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CANTERBURY CENTRAL DAIRY COMPANY.

ANNUAL MEETING OF SHAREHOLDERS.

The twenty-first annual meeting of i shareholders cf the Canterbury Central Co-operative I>airy Company was held yesterday. Mr John Barnett, chairman of directors, presiding over a good attendance. DIRECTORS' REPORT. The directors' report was read as follows: — "Contrary to tho gcn«Tal expected belie!, prices on tiio English niaric-et were not mairii tallied during last season, but against this it is gratifying to record an incrcape in the butter manufactured by the Company, the increase being 2015,0c(kb, as compared with the previous year. '£he profit and loss account shov.-s a surplus of £71C0 Is lid, inI eluding £1137 Hβ 5J brought, forward from I l:>?t year, which, your directors recommend ! should be dealt with as follows:—To pay the j usual 6 per cent, dividend, £785; to writo off buildings and machinery at creameries, i £1013; to write off buildings and machinery [at factory, £37-2; to pay a bcnio to suppliers of halfpenny per pound -on butter-fat eupplicd during the year, £113-1; to pay the usual 5 pt-r cent, bonus on .wages and salaries, £10v2; tha balance to l>e carried forward next year. All bonuses unclaimed on ! tho'3let of (March, 1914, will be deemed forfeited to tte Company. The total milk I euppb' received for the year was 50,077,2251b. Tho total cream supply received for the year wa3 791,075ib. The* average price paid to suppliers has been II.SGd, end with tho probonus of id per pound, will make the price 12.30 d for the year, which must be considered a very satisfactory icturn. The butter manufactured was 2,423,4111b, or 1081.57 tons, an increase of 92 tons on the previous year. Tho export shipments amounted to 2-10 tons, the balanoe (741 tons) being required for local consumption. The quantity of milk taken to make one pound of butter wae 23.5. Your directors arc pleased to report that the soft cheese business shows a profit for the twelve months' working, and although at present only small, they hope for an extension of this business during the.coining year. Present indications for the coming season are for a good eupply, and fair prices may be looked for." CHAIRMAN'S AT>DRESS. Regarding tho report and balancesheet, tho chairman said it was not necessary to say much. The company's factory was oho of the most up-to-date in New Zealand. Ho hoped tnat after going through the factory and seeing the way in which it was carried on and cared for, they would appreciate it. defend it, and assist it iv every possibleway. Referring to the production of buttor, tho chairman stated that the butter mado during the week ended October 14th, 1912, was 52,81G1b, and during tho corresponding week of tiiis year 61,8721b, an incrcaso per day of 12*,993 5-7 th pounds. Tho total output of butter for tho past season was 1081 tons, a record in the history of the comnany. The cash receints in 1911----12 had been £124,427, and" in 1912-13. £120.948, an increaso of £6521. The total amount paid to the suppliers during the twelve, months was £104,356. At tho last three shows the company had mado nine entries, securing sevon first prizes and one second, and had tied for second place in , the Championship of New Zealand. Referring to casein, tho chairman said it had been hoped that they would have been able to pay a higher price if they could safely go in for its manufacture. Tho directors had given tho matter a lot of consideration, but had decided that it would bo unwise to spend £6000 to £7000, as there was not sufficient guarantee that there would not be overproduction, and a consequent reduction in prices. It was of tho greatest importance to keep up tho quality of the butter. If from any cause the quality should go down, prices must go down, and the industry go down,, and tho result would be disastrous to the country. Hβ would urge every supplier to assist the company by not sending bad milk or cream to the factory. Many were doing their best, but ho regretted to say that some wero not. During tho year a 10-ton freezer had been put in, as there was a risk of serious loss in the event of accident to the old machine. The creamery at Kaituna had been closed owing to the growth of home separation, and tho building had been removed to Church Bush, where it was believed it would bo profitable. If the growth of home separation continued, in a few years it would'not pay to run creameries. Tho result would be the closing of creameries, and all milk would be dealt with by home separators. He feared the result, and the matter was one for suppliers to,think about. The drop in the price of butter had meant a loss 'of £2000, and two shipments had realised less-than had been paid' to suppliers. The company's agent at Home had mado splendid reports on the butter' forwarded, and had stated that ho would be pleased to handle any quantity of butter of the same quality. In moving the reception of the report and balance-sheet, the chairman invited discussion. GENERAL DISCUSSION. - In reply to one shareholder, who asked what loss would result to tho company if the creameries were closed and home separators used, the chairman said that the buildings would be dead property, and tho company would have to pay interest on the Capital sunk in them. A shareholder _ said that if more information was given to country peoplo regarding tho affairs of the company, they would be a great deal better satisfied. Regarding the Government charge for freezing and storage of butter of, £790, he asked whether it would not be better to enlarge tho freezing capacity of the company's own factory. Mr Evans said he hoped the company would go in for the sterilisation of milk. They must keep up with the times, and try to meet the home separator man in every possible way. The manager explained that all cream and milk dealt with was pasteurised •before it was mado into butter. A shareholder said that a question of great importance was.why Danish butter commanded a higher price than New Zealand butter. Some discussion ensued, and it was stated that one reason was that Danish butter cpuld be placed on tho London market in pno week, as against six weeks in the case of New Zealand A shareholder said that Danish could not bo compared with New Zealand butter for quality, but there was something wrong with tho system of distribution and sale in London. The report and balance-sheet were adopted. The retiring directors were re-elected, and Messrs 11 Hill Fisher and Sons wero re-appointed auditors. The meeting concluded with votes'of thanks to tho directors and tho staff, a bonus of £50 being voted to tho chairman for his long and valuable services. An inspection of the factory was then made by tlic shareholders.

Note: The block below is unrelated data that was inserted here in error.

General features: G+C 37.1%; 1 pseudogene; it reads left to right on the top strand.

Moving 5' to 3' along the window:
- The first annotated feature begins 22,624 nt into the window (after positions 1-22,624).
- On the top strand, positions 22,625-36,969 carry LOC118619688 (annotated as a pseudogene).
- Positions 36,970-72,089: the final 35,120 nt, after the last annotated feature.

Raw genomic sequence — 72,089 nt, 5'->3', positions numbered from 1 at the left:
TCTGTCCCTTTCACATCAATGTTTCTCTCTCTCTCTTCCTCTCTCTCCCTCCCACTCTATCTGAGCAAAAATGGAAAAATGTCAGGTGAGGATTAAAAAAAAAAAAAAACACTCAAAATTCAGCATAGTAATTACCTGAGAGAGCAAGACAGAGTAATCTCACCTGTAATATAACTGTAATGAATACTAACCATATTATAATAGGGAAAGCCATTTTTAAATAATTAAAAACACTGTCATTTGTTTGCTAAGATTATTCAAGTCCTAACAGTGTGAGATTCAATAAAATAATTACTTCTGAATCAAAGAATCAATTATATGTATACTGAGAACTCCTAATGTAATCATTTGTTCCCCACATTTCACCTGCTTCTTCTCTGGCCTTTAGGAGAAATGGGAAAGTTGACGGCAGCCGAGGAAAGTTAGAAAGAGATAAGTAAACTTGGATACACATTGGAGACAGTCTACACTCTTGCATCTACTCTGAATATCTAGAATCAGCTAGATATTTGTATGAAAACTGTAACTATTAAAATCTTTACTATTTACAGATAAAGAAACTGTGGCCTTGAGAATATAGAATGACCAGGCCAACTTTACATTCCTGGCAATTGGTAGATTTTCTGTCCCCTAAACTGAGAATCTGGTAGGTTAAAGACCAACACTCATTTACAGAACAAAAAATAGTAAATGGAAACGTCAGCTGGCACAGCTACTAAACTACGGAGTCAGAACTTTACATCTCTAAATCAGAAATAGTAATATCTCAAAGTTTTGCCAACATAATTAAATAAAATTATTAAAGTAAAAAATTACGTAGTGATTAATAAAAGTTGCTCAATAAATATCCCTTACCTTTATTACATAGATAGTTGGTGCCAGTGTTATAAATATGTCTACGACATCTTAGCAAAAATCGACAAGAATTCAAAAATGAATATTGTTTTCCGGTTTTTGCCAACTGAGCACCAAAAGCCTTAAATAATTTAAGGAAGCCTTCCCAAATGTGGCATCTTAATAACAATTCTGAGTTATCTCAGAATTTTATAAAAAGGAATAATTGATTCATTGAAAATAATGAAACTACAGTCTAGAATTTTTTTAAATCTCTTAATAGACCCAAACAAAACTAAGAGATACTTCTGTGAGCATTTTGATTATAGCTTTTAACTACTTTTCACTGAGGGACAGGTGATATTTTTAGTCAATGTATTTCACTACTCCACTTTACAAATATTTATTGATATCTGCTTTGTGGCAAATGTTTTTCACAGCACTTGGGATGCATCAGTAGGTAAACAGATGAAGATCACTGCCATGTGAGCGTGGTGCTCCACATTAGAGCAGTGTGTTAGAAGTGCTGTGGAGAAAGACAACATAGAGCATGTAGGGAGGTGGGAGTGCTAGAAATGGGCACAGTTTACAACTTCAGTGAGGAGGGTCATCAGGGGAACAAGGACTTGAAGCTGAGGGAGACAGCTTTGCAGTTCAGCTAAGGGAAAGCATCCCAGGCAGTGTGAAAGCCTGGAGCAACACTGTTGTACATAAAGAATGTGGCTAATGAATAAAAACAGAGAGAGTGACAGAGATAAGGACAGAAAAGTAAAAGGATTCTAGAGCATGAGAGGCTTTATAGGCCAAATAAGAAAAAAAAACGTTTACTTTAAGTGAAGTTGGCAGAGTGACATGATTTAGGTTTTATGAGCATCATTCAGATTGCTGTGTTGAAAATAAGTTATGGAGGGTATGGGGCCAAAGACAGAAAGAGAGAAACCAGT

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CANTERBURY CENTRAL DAIRY COMPANY. Press, Volume XLIX, Issue 14798, 16 October 1913